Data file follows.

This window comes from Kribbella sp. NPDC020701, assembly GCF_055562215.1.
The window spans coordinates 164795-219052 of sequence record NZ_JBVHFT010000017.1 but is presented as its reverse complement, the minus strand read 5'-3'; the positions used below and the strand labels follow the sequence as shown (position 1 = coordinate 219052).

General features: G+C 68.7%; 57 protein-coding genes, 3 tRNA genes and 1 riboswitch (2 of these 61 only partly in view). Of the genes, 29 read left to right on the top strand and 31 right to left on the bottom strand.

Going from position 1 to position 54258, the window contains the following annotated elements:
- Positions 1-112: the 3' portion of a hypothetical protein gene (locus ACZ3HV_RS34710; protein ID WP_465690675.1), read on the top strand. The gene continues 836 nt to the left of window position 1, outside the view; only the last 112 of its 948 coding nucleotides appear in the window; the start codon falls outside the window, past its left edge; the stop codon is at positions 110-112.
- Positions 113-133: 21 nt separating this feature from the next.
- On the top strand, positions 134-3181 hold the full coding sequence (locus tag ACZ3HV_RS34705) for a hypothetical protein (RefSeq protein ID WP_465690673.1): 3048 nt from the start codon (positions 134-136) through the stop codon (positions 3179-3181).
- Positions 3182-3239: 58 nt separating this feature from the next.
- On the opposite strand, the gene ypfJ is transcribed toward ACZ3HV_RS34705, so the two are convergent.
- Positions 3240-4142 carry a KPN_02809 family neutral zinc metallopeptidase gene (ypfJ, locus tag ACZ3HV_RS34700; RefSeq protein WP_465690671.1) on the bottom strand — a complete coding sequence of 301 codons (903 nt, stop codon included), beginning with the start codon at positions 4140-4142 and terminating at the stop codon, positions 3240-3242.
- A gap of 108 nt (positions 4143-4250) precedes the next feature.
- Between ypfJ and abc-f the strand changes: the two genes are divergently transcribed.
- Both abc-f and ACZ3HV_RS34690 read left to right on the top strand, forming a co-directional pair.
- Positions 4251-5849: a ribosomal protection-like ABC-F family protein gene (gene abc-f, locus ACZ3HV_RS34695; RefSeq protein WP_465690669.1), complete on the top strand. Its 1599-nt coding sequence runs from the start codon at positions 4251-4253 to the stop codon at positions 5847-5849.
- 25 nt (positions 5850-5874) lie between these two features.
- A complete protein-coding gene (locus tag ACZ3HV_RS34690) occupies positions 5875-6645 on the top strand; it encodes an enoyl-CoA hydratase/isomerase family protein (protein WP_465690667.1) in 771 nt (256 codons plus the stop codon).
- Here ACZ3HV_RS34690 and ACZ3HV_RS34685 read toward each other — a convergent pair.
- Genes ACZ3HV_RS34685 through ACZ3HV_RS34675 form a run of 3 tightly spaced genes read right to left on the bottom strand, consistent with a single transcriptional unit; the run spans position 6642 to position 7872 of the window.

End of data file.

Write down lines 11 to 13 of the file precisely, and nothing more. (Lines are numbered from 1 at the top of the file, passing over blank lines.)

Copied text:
- A gap of 108 nt (positions 4143-4250) precedes the next feature.
- Between ypfJ and abc-f the strand changes: the two genes are divergently transcribed.
- Both abc-f and ACZ3HV_RS34690 read left to right on the top strand, forming a co-directional pair.